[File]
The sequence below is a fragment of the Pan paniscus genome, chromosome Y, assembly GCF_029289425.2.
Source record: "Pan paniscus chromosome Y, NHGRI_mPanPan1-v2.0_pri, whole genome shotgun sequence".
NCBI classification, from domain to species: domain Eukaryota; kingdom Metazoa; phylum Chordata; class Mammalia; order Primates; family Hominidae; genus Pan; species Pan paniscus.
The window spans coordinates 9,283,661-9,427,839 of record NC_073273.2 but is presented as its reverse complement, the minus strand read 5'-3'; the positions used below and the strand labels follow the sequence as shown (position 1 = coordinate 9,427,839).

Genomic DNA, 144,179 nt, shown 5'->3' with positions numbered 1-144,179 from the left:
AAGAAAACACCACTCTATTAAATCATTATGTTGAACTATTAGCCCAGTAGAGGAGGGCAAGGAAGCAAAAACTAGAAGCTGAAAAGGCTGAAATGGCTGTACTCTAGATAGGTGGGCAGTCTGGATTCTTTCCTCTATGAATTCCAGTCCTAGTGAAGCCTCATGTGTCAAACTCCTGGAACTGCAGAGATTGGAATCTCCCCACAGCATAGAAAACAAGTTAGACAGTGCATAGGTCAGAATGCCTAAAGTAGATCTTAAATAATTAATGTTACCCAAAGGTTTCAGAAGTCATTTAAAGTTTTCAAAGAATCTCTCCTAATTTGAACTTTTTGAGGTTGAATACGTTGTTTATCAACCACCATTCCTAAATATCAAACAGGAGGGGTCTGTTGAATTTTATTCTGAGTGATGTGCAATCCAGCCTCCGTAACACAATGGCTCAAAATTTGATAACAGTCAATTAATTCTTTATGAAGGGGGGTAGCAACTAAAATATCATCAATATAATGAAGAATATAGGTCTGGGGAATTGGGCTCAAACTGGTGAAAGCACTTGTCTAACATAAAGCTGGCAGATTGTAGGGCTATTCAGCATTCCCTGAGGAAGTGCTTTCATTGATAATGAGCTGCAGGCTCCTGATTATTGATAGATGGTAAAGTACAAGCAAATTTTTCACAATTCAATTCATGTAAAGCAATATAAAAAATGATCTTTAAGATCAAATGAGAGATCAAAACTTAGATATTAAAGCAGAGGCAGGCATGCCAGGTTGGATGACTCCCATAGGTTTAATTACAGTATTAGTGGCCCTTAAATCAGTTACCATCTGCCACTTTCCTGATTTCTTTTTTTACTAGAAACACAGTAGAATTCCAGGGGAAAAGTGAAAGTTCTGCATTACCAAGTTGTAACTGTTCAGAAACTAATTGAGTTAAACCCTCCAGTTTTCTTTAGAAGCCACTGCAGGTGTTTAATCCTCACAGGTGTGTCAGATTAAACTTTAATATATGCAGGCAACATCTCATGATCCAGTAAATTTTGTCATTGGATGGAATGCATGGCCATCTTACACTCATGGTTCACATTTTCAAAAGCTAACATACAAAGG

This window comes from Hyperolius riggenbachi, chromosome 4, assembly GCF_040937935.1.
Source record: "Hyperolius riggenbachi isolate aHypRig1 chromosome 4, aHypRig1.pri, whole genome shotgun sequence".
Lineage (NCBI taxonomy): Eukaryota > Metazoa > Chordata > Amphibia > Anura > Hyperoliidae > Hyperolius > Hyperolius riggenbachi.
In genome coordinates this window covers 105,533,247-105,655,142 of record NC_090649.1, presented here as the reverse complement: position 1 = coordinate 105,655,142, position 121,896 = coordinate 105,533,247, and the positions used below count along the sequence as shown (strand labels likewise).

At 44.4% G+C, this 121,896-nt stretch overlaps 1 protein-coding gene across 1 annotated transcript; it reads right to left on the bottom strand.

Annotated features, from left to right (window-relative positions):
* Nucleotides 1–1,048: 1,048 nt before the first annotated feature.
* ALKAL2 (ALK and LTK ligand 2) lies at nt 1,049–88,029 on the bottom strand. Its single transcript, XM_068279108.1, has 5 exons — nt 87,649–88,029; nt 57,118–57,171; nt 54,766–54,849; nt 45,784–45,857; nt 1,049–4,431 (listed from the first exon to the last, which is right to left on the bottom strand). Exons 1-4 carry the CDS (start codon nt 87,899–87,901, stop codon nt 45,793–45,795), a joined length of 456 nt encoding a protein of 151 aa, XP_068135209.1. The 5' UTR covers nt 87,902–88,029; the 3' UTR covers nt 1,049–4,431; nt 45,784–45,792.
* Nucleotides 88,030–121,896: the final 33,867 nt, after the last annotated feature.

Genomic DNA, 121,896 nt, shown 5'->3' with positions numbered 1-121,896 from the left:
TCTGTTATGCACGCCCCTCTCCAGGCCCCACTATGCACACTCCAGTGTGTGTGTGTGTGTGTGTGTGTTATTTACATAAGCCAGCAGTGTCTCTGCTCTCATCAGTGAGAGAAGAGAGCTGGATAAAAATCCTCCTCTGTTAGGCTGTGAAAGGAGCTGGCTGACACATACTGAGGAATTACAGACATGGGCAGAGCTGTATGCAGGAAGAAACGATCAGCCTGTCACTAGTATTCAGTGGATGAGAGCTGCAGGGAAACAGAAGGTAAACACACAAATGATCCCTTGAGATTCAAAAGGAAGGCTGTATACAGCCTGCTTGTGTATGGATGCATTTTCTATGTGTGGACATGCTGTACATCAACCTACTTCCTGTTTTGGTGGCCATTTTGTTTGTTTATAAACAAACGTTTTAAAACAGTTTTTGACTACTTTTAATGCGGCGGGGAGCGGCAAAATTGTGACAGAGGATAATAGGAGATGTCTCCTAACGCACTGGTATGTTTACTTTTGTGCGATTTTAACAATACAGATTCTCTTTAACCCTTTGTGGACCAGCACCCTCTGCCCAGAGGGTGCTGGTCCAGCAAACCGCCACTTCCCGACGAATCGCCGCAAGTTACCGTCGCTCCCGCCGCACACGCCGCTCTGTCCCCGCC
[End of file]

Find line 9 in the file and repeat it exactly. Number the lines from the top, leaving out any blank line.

Lineage (NCBI taxonomy): Eukaryota > Metazoa > Chordata > Amphibia > Anura > Hyperoliidae > Hyperolius > Hyperolius riggenbachi.